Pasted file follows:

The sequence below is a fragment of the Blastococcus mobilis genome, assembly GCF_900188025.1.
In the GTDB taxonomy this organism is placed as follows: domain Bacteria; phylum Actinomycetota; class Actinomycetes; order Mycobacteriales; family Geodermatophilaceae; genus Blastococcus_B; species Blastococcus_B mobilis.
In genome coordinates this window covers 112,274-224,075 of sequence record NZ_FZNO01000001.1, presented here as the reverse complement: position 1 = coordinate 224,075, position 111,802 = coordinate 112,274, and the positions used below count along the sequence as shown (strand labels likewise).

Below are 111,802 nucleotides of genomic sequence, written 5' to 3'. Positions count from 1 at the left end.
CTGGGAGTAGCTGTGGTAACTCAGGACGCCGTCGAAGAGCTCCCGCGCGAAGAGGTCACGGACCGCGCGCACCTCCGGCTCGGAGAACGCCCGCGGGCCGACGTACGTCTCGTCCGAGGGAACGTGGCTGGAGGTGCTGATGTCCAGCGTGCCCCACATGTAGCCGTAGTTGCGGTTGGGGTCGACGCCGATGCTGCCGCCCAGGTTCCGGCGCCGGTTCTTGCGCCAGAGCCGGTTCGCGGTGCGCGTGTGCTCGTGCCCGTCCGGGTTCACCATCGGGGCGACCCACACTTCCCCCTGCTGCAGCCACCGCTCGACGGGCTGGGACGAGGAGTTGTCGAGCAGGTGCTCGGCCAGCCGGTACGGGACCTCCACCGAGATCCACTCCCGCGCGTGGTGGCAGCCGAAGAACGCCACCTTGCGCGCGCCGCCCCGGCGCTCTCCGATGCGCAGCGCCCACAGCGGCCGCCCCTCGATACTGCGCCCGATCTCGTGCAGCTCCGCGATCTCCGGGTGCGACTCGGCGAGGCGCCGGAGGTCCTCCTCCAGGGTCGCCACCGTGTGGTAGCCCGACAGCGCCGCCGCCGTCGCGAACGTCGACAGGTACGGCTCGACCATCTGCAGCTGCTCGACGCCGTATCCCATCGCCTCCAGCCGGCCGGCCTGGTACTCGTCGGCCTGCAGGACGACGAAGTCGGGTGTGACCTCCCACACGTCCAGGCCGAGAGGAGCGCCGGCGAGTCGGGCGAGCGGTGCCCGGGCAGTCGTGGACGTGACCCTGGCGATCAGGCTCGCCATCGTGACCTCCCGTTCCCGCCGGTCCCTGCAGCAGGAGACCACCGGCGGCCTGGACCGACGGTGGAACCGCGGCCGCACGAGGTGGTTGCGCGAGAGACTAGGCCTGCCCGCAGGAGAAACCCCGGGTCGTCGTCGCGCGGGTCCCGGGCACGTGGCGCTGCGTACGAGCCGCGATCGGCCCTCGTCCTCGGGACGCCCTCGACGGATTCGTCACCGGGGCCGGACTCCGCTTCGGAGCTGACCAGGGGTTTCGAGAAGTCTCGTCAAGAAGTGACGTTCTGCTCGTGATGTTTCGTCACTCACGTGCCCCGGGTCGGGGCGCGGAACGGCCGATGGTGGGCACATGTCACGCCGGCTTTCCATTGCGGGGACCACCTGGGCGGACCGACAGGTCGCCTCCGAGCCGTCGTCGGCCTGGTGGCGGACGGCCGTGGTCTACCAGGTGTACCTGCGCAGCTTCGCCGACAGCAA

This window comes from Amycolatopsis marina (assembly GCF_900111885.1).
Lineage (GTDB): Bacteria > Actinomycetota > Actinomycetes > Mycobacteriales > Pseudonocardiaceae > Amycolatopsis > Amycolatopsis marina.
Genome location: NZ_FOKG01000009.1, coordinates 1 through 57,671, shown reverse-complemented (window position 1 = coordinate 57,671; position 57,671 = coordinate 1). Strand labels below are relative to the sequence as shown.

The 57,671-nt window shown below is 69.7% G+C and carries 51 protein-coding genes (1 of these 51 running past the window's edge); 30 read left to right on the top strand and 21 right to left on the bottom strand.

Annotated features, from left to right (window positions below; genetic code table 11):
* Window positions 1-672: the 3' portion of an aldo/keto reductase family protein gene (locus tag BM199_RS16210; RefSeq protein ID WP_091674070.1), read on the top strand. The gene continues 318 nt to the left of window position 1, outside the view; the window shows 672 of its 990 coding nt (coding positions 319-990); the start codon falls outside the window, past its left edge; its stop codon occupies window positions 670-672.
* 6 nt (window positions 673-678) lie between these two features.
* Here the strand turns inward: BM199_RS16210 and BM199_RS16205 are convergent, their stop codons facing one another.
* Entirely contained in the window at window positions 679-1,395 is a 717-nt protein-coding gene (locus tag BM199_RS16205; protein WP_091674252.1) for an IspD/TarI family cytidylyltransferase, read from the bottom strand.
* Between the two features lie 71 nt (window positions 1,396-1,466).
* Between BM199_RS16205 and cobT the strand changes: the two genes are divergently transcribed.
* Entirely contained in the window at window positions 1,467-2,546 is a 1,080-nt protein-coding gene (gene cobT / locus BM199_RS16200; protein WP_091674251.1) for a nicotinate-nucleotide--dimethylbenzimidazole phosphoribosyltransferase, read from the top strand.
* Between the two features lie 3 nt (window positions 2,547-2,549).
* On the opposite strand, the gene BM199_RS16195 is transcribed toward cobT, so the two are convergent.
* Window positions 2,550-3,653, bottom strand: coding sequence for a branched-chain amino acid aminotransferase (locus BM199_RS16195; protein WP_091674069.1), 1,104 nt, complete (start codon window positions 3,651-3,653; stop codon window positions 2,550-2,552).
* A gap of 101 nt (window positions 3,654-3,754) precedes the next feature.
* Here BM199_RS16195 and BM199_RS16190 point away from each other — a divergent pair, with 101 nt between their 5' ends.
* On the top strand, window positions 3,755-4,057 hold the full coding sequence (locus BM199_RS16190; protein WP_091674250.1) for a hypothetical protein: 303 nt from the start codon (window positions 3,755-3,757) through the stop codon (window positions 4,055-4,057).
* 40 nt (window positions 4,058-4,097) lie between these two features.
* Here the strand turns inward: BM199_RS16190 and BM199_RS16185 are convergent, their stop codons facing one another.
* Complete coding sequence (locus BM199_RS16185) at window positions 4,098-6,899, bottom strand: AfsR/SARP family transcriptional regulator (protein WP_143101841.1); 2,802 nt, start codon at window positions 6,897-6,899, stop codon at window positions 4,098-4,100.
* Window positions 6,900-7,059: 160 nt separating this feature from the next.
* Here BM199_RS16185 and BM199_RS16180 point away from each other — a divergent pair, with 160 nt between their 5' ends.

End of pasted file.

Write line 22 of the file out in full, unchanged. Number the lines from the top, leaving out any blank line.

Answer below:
* Here BM199_RS16195 and BM199_RS16190 point away from each other — a divergent pair, with 101 nt between their 5' ends.